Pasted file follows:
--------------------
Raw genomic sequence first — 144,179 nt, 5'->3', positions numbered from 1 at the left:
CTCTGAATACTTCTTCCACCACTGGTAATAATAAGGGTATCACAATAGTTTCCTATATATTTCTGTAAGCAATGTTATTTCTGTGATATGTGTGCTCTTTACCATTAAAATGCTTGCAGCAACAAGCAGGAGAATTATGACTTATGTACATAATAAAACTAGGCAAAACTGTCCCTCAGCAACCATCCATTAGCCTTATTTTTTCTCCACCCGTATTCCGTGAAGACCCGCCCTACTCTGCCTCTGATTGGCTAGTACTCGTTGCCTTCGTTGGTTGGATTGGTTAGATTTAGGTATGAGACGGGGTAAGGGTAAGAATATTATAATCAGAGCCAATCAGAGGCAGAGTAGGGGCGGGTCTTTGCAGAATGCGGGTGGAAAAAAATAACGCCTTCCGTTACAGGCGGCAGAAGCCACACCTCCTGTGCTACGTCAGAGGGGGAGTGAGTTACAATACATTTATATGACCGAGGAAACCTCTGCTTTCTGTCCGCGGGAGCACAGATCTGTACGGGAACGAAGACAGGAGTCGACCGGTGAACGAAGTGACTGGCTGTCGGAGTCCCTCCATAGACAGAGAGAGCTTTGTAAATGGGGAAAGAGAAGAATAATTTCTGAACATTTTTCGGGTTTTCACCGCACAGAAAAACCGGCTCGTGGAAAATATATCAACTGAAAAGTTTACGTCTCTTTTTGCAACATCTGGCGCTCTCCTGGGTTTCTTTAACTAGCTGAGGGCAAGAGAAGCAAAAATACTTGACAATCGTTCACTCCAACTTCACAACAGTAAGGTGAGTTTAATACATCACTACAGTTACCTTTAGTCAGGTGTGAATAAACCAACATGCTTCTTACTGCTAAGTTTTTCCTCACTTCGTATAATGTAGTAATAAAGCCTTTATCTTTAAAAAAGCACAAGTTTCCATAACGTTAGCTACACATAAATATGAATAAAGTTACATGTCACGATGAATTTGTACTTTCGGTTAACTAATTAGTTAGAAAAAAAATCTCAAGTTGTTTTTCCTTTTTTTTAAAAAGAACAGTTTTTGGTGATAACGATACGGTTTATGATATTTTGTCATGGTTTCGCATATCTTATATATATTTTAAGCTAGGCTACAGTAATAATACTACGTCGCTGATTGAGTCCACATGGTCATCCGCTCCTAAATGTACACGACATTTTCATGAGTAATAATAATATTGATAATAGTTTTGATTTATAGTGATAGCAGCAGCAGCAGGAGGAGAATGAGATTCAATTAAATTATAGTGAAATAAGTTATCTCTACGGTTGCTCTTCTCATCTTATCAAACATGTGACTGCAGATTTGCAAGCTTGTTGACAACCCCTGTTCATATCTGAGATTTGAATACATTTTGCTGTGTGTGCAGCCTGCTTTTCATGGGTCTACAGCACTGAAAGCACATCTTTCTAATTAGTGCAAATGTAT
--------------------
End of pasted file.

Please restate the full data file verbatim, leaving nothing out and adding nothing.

Raw genomic sequence first — 144,179 nt, 5'->3', positions numbered from 1 at the left:
CTCTGAATACTTCTTCCACCACTGGTAATAATAAGGGTATCACAATAGTTTCCTATATATTTCTGTAAGCAATGTTATTTCTGTGATATGTGTGCTCTTTACCATTAAAATGCTTGCAGCAACAAGCAGGAGAATTATGACTTATGTACATAATAAAACTAGGCAAAACTGTCCCTCAGCAACCATCCATTAGCCTTATTTTTTCTCCACCCGTATTCCGTGAAGACCCGCCCTACTCTGCCTCTGATTGGCTAGTACTCGTTGCCTTCGTTGGTTGGATTGGTTAGATTTAGGTATGAGACGGGGTAAGGGTAAGAATATTATAATCAGAGCCAATCAGAGGCAGAGTAGGGGCGGGTCTTTGCAGAATGCGGGTGGAAAAAAATAACGCCTTCCGTTACAGGCGGCAGAAGCCACACCTCCTGTGCTACGTCAGAGGGGGAGTGAGTTACAATACATTTATATGACCGAGGAAACCTCTGCTTTCTGTCCGCGGGAGCACAGATCTGTACGGGAACGAAGACAGGAGTCGACCGGTGAACGAAGTGACTGGCTGTCGGAGTCCCTCCATAGACAGAGAGAGCTTTGTAAATGGGGAAAGAGAAGAATAATTTCTGAACATTTTTCGGGTTTTCACCGCACAGAAAAACCGGCTCGTGGAAAATATATCAACTGAAAAGTTTACGTCTCTTTTTGCAACATCTGGCGCTCTCCTGGGTTTCTTTAACTAGCTGAGGGCAAGAGAAGCAAAAATACTTGACAATCGTTCACTCCAACTTCACAACAGTAAGGTGAGTTTAATACATCACTACAGTTACCTTTAGTCAGGTGTGAATAAACCAACATGCTTCTTACTGCTAAGTTTTTCCTCACTTCGTATAATGTAGTAATAAAGCCTTTATCTTTAAAAAAGCACAAGTTTCCATAACGTTAGCTACACATAAATATGAATAAAGTTACATGTCACGATGAATTTGTACTTTCGGTTAACTAATTAGTTAGAAAAAAAATCTCAAGTTGTTTTTCCTTTTTTTTAAAAAGAACAGTTTTTGGTGATAACGATACGGTTTATGATATTTTGTCATGGTTTCGCATATCTTATATATATTTTAAGCTAGGCTACAGTAATAATACTACGTCGCTGATTGAGTCCACATGGTCATCCGCTCCTAAATGTACACGACATTTTCATGAGTAATAATAATATTGATAATAGTTTTGATTTATAGTGATAGCAGCAGCAGCAGGAGGAGAATGAGATTCAATTAAATTATAGTGAAATAAGTTATCTCTACGGTTGCTCTTCTCATCTTATCAAACATGTGACTGCAGATTTGCAAGCTTGTTGACAACCCCTGTTCATATCTGAGATTTGAATACATTTTGCTGTGTGTGCAGCCTGCTTTTCATGGGTCTACAGCACTGAAAGCACATCTTTCTAATTAGTGCAAATGTAT